[Ed. Note — This letter was published in the Pittsfield Sun on 29 October 1863. The author, Omar Hassan Case, was born in Pittsfield on 10 April 1842. By 24 September 1862, Case had enlisted at Fort Snelling, MN in the 7th Minnesota Volunteer Infantry and saw three years of service on the frontier as well as in the South. He rose from private to 2nd Lieutenant by the time the regiment was disbanded 16 August 1865.
At the time he writes this letter, the regiment was preparing winter quarters at Schofield Barracks after having served almost two years fighting Native Americans from the frontier territory of Minnesota.
It must have been stunning for the residents of Pittsfield to read a letter from one of their own who was in the army but NOT (at least yet) fighting the Confederacy. The 7th Minn. did eventually go south and participated in several battles, particularly Tupelo, MS against Nathan Bedford Forrest’s command and in General Canby’s campaign against Spanish Fort, near Mobile, AL.]
Barracks Schofield, St. Louis, Mo.,
October 14th, 1863
Dear Editor — Since I wrote you last, at Madelia, I have seen something of a soldier’s life. My intention was to have given you a correct account of all our doings while in the Indian country, but duty and business prevented. Our company remained at Madelia during the winter and spring. Part of the company was detached for frontier guards in March and sent on the south branch of the Watouwan River. They commenced building a stockade, which was nearly finished about the 16th of April, when the Indians attacked the inhabitants, killing 5 persons and wounding several. The night preceding the massacre a woman came to the stockade desiring one of the soldiers to go home with her and stay all night, as her husband had gone to Mankato on business. Instead of one soldier two were sent. Toward morning the Indians came to this house, pushed open the door and shot one soldier dead in bed, and wounded the other in the left breast near the heart and in the left leg, with arrows. The woman was lying on the floor, having given up her bed to the soldiers. She was wounded in the right groin however. The soldier who was wounded sprang from the bed, grappled with the Indians, and succeeded in driving them from the house. He then went to the bed and found his comrade dead. The wounded woman he took in his arms and carried nearly to the camp, a distance of two miles. The Indians meantime had got nearly opposite the stockade but on the other side of the river. They commenced firing on the boys but were soon driven from their position. By this time all the families had collected in the stockade, save one, which live about tow miles further up. Two boys volunteered to go and tell them of their danger. They went, the Indians watching them all the while. After arriving at the house the inhabitants had time enough to secure their safety if they had gone immediately, but the husband, with that grasping disposition peculiar to the people of Norway, must turn his cattle out before he started, thus delaying them at least half an hour. After everything was arranged they commenced their flight. The Indians lay in ambush, and as they passed a ravine rushed upon them. The husband run as fast as he could, also one soldier; the other soldier fought them until overpowered by numbers, and at the entreaty of the woman left. —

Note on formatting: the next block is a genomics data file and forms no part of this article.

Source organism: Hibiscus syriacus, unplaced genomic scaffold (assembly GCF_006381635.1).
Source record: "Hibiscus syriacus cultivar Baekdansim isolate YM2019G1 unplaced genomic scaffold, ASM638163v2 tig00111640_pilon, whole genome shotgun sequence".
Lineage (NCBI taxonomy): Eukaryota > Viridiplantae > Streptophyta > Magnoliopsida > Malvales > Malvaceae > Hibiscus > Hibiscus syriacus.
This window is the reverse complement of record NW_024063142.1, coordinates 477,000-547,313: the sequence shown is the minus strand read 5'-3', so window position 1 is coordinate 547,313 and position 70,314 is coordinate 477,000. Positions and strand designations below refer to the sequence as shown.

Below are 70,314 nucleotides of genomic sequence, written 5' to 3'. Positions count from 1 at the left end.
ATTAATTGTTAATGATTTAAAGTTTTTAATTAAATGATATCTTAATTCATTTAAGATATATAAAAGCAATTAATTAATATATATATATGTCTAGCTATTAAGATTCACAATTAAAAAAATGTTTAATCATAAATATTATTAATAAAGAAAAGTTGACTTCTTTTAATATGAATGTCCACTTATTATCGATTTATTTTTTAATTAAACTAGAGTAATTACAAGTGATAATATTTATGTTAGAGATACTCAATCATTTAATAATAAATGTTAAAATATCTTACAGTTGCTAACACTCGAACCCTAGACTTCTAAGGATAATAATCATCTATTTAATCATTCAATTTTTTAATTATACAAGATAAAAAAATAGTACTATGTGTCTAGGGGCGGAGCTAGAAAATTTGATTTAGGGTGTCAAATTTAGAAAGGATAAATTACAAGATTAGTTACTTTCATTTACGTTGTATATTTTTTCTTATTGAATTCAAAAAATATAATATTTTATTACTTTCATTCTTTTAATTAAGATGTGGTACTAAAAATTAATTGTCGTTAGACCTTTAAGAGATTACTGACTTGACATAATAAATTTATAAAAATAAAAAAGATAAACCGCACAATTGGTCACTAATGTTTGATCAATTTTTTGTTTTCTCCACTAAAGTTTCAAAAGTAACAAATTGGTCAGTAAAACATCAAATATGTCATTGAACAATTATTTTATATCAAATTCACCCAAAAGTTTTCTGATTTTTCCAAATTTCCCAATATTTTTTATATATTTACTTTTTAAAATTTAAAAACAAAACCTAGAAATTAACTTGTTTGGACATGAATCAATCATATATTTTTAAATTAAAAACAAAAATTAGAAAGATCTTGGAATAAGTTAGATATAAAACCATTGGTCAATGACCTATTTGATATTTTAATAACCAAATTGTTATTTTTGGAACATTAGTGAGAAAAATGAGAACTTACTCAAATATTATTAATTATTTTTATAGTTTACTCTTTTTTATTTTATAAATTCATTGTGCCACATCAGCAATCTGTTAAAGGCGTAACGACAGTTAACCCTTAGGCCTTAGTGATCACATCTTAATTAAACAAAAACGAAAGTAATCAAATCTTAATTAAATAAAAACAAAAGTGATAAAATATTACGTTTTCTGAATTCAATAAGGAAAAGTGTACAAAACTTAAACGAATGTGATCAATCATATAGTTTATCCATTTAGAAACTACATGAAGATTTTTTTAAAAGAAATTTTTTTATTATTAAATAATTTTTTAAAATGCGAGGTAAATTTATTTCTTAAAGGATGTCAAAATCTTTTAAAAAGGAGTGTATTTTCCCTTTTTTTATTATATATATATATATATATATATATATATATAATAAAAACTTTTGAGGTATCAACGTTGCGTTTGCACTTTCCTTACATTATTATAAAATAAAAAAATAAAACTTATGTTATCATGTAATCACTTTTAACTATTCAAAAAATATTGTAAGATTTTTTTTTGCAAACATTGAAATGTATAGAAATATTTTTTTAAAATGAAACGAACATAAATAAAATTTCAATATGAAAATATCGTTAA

The Indians came up, beater her on the head until they thought she was dead, telling her she might “go home now.” One boy they killed about ten years old, and another three or four they knocked down once; he jumped up and run along; again they hit him, again he fell and this time laid still. After they had gone the soldiers went for the bodies, and strange to say the woman and the boy were sill alive, and are now well. The woman that was wounding in the groin is also well. We went out on the prairie and found three bodies of men, their heads severed from their bodies and carried about half a mile, where it appeared that a war-dance had been held. Little did I think, when I used to attend High School at Pittsfield, that I should see such sights as these, which are only an item of the murderous doings in the northern part of our State. I was one of the expedition under Gen. Sibley during last summer and had three engagements with the Indians, in which they were driven from the field and at last across the Missouri, but not having a sufficient number of horsemen our triumphs could hardly be called victories. Suffice it to say, they received such a lesson that I hope they will remain forever on the barren plains of Dacotah. But I am afraid more outrages will be committed by them, and their extermination will be the only alternative.
I am sir, your obedient servant,
Omar A. Case,
Co. E, 7th Minn. Vols.